Newspaper article St Louis Post-Dispatch (MO)

President Vows Help for Cities

Newspaper article St Louis Post-Dispatch (MO)

President Vows Help for Cities

Article excerpt

President Bill Clinton, declaring that cities are "the economic and cultural lifeblood of our country," said Friday that he has laid the groundwork for an urban renaissance and is determined to find the resources to carry it through.

Cities "have the most of our diversity," Clinton added, "which will either be the source of our undoing or our ticket to continued prosperity in the 21st century."

In an hour-long discussion with Post-Dispatch reporters and editors that focused primarily on urban policy, Clinton said his goal was to make the people of America's cities "feel that, No. 1, they matter; and No. 2, that they can affect their destiny."

Clinton said that after "a generation of neglect" his administration has again placed the problems of cities front and center in national politics, with new initiatives ranging from the national service program he praised here Friday to broad expansions in the earned-income tax credit and the forthcoming designation of urban empowerment zones.

But he acknowledged that making those goals reality will require more federal dollars than are available under the budget caps Congress enacted last year. He said he was considering proposing a change in those rules, possibly in his next budget early next year.

On programs of specific benefit to low-income urban residents, Clinton voiced concern about Head Start, where congressional appropriators are considering an increase of $210 million for the fiscal year beginning Oct. 1, less than half the $491 million increase Clinton had requested.

Total funding approved by the House Appropriations Committee for the preschool education program is $3.535 billion.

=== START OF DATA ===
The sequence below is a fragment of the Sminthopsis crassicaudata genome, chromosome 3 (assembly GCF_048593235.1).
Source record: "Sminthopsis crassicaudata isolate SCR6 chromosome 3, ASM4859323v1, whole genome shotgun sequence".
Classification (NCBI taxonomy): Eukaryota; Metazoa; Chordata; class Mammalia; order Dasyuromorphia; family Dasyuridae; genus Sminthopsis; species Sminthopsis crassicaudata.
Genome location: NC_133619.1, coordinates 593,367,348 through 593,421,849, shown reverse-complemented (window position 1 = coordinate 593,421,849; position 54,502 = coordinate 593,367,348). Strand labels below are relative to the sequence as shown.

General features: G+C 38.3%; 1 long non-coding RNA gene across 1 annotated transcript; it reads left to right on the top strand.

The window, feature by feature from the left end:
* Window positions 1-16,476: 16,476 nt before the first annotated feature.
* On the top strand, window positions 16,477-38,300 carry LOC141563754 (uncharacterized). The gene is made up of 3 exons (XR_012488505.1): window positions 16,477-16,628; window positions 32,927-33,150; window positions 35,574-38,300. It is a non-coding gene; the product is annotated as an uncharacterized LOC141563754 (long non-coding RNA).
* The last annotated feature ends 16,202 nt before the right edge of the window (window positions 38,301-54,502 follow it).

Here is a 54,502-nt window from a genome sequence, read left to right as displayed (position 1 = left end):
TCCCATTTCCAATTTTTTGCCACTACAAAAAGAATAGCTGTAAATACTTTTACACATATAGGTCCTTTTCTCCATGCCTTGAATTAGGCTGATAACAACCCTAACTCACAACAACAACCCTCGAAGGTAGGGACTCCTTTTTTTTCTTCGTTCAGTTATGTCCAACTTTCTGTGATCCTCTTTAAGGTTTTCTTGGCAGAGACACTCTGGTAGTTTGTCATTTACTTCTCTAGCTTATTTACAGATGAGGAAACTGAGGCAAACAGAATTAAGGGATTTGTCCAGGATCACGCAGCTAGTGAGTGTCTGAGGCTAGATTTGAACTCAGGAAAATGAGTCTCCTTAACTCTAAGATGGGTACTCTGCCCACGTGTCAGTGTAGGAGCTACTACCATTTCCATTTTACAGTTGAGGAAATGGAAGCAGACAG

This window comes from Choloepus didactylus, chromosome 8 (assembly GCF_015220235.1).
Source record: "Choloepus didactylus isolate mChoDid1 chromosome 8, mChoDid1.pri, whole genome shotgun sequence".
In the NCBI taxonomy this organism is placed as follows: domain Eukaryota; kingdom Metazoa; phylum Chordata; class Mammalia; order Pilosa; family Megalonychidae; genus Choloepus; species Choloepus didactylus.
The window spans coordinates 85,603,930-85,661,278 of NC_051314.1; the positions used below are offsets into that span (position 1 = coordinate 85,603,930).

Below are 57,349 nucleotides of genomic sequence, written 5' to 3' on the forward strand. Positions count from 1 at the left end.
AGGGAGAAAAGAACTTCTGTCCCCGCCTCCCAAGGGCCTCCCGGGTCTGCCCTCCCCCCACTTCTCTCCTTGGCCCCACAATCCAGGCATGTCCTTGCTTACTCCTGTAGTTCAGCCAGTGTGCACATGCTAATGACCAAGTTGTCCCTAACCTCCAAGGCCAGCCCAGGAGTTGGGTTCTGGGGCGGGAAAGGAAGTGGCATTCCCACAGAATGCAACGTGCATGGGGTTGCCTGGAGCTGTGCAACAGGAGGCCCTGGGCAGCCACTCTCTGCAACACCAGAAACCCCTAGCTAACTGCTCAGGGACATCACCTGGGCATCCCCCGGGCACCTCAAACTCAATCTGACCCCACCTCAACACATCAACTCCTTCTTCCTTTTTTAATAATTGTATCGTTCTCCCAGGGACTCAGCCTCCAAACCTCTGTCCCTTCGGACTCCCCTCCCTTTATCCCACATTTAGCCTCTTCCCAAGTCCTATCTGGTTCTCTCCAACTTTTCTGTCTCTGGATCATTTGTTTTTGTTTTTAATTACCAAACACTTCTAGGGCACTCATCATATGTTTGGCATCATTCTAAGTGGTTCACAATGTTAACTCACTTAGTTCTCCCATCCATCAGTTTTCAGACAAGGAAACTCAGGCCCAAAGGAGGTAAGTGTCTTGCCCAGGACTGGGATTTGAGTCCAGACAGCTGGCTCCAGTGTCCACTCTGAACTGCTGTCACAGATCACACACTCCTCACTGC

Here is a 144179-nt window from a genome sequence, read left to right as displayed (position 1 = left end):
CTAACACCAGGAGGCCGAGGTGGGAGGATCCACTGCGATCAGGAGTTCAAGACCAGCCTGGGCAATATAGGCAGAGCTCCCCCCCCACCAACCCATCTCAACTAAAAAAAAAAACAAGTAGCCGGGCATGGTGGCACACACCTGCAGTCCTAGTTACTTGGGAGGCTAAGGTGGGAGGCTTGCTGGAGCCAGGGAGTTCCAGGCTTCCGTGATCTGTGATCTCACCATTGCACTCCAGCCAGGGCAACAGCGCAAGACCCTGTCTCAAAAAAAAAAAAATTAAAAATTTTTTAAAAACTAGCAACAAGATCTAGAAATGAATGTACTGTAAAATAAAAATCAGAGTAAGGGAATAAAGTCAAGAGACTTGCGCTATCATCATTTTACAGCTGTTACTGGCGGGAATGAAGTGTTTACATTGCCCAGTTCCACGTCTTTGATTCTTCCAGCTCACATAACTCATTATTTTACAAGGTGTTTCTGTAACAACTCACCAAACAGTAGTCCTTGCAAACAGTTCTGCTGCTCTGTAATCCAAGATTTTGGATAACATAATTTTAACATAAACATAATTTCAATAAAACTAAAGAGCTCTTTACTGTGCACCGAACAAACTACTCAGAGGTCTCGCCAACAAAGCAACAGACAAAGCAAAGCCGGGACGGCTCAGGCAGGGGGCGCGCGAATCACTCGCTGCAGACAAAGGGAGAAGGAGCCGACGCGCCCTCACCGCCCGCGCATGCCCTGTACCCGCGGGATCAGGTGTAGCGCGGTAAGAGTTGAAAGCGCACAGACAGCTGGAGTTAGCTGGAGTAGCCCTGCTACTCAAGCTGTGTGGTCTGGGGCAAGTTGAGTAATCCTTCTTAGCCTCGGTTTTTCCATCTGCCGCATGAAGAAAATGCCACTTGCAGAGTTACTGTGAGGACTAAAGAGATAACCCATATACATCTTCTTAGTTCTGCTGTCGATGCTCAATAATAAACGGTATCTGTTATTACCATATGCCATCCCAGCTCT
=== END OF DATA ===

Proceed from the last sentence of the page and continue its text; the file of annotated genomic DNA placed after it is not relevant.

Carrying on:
"That one just leaped out at me," Clinton said, when he reviewed the status of the urban investment programs on Thursday with Budget Director Leon Panetta. "I feel we need to do more," he said.

Clinton's budget had included $4.4 billion in new spending for a variety of urban investments. They include the national service program, empowerment zones and increased spending on schools, aid to the homeless and job training. House Appropriations Committee members predicted this week that the administration would be lucky to get half of its request.

In the interview Friday, Clinton said that with the exception of Head Start, he'd be satisfied to do that well - this year. He stressed that he will not consider further reductions in military spending and that he is determined to meet the deficit-reduction targets of last year's budget bill.

"I made a decision that I think was the right decision," he said, "that the first thing I had to do was get the overall health of the American economy back in order, and to try to concentrate on revitalizing some of the most basic parts of that economy."

Having paid his dues on overall economic strength, Clinton says he hopes that he will now be able to win public and political support for increasing his urban investments. …

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